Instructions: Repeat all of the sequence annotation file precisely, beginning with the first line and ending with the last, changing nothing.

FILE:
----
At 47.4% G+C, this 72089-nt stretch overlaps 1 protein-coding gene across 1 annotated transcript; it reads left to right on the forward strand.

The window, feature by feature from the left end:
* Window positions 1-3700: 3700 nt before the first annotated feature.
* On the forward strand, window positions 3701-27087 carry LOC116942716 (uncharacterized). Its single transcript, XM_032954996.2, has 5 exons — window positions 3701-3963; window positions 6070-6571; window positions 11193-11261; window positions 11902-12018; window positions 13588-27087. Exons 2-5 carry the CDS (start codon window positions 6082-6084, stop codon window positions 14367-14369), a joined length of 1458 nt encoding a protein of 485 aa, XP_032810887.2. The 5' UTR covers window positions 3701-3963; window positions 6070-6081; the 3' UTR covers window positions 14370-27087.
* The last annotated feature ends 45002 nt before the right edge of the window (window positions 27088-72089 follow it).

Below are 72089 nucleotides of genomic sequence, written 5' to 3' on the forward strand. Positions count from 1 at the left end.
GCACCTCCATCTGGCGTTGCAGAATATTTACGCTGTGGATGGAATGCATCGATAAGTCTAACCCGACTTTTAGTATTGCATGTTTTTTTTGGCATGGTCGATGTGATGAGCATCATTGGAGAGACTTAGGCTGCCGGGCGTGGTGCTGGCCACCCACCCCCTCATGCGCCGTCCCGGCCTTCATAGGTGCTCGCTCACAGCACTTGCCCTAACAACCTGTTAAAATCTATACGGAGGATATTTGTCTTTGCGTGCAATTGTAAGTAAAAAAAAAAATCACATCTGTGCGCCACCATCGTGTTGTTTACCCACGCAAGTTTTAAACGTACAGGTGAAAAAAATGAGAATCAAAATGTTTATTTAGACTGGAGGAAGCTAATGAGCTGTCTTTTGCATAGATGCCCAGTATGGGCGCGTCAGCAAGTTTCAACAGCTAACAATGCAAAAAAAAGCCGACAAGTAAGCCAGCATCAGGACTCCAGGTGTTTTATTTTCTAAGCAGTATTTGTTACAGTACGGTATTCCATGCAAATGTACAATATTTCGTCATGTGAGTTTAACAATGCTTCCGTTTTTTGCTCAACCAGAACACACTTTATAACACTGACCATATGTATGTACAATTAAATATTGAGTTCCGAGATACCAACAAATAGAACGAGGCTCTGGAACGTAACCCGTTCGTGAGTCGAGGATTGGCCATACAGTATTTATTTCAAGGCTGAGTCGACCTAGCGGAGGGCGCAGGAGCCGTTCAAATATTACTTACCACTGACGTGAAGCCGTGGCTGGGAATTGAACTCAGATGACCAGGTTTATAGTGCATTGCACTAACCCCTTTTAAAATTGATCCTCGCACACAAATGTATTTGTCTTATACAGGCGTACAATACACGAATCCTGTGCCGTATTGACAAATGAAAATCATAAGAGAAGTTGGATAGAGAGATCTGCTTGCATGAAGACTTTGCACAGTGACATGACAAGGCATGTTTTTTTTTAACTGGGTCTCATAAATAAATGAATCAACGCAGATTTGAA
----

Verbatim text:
At 47.4% G+C, this 72089-nt stretch overlaps 1 protein-coding gene across 1 annotated transcript; it reads left to right on the forward strand.

The window, feature by feature from the left end:
* Window positions 1-3700: 3700 nt before the first annotated feature.
* On the forward strand, window positions 3701-27087 carry LOC116942716 (uncharacterized). Its single transcript, XM_032954996.2, has 5 exons — window positions 3701-3963; window positions 6070-6571; window positions 11193-11261; window positions 11902-12018; window positions 13588-27087. Exons 2-5 carry the CDS (start codon window positions 6082-6084, stop codon window positions 14367-14369), a joined length of 1458 nt encoding a protein of 485 aa, XP_032810887.2. The 5' UTR covers window positions 3701-3963; window positions 6070-6081; the 3' UTR covers window positions 14370-27087.
* The last annotated feature ends 45002 nt before the right edge of the window (window positions 27088-72089 follow it).

Below are 72089 nucleotides of genomic sequence, written 5' to 3' on the forward strand. Positions count from 1 at the left end.
GCACCTCCATCTGGCGTTGCAGAATATTTACGCTGTGGATGGAATGCATCGATAAGTCTAACCCGACTTTTAGTATTGCATGTTTTTTTTGGCATGGTCGATGTGATGAGCATCATTGGAGAGACTTAGGCTGCCGGGCGTGGTGCTGGCCACCCACCCCCTCATGCGCCGTCCCGGCCTTCATAGGTGCTCGCTCACAGCACTTGCCCTAACAACCTGTTAAAATCTATACGGAGGATATTTGTCTTTGCGTGCAATTGTAAGTAAAAAAAAAAATCACATCTGTGCGCCACCATCGTGTTGTTTACCCACGCAAGTTTTAAACGTACAGGTGAAAAAAATGAGAATCAAAATGTTTATTTAGACTGGAGGAAGCTAATGAGCTGTCTTTTGCATAGATGCCCAGTATGGGCGCGTCAGCAAGTTTCAACAGCTAACAATGCAAAAAAAAGCCGACAAGTAAGCCAGCATCAGGACTCCAGGTGTTTTATTTTCTAAGCAGTATTTGTTACAGTACGGTATTCCATGCAAATGTACAATATTTCGTCATGTGAGTTTAACAATGCTTCCGTTTTTTGCTCAACCAGAACACACTTTATAACACTGACCATATGTATGTACAATTAAATATTGAGTTCCGAGATACCAACAAATAGAACGAGGCTCTGGAACGTAACCCGTTCGTGAGTCGAGGATTGGCCATACAGTATTTATTTCAAGGCTGAGTCGACCTAGCGGAGGGCGCAGGAGCCGTTCAAATATTACTTACCACTGACGTGAAGCCGTGGCTGGGAATTGAACTCAGATGACCAGGTTTATAGTGCATTGCACTAACCCCTTTTAAAATTGATCCTCGCACACAAATGTATTTGTCTTATACAGGCGTACAATACACGAATCCTGTGCCGTATTGACAAATGAAAATCATAAGAGAAGTTGGATAGAGAGATCTGCTTGCATGAAGACTTTGCACAGTGACATGACAAGGCATGTTTTTTTTTAACTGGGTCTCATAAATAAATGAATCAACGCAGATTTGAA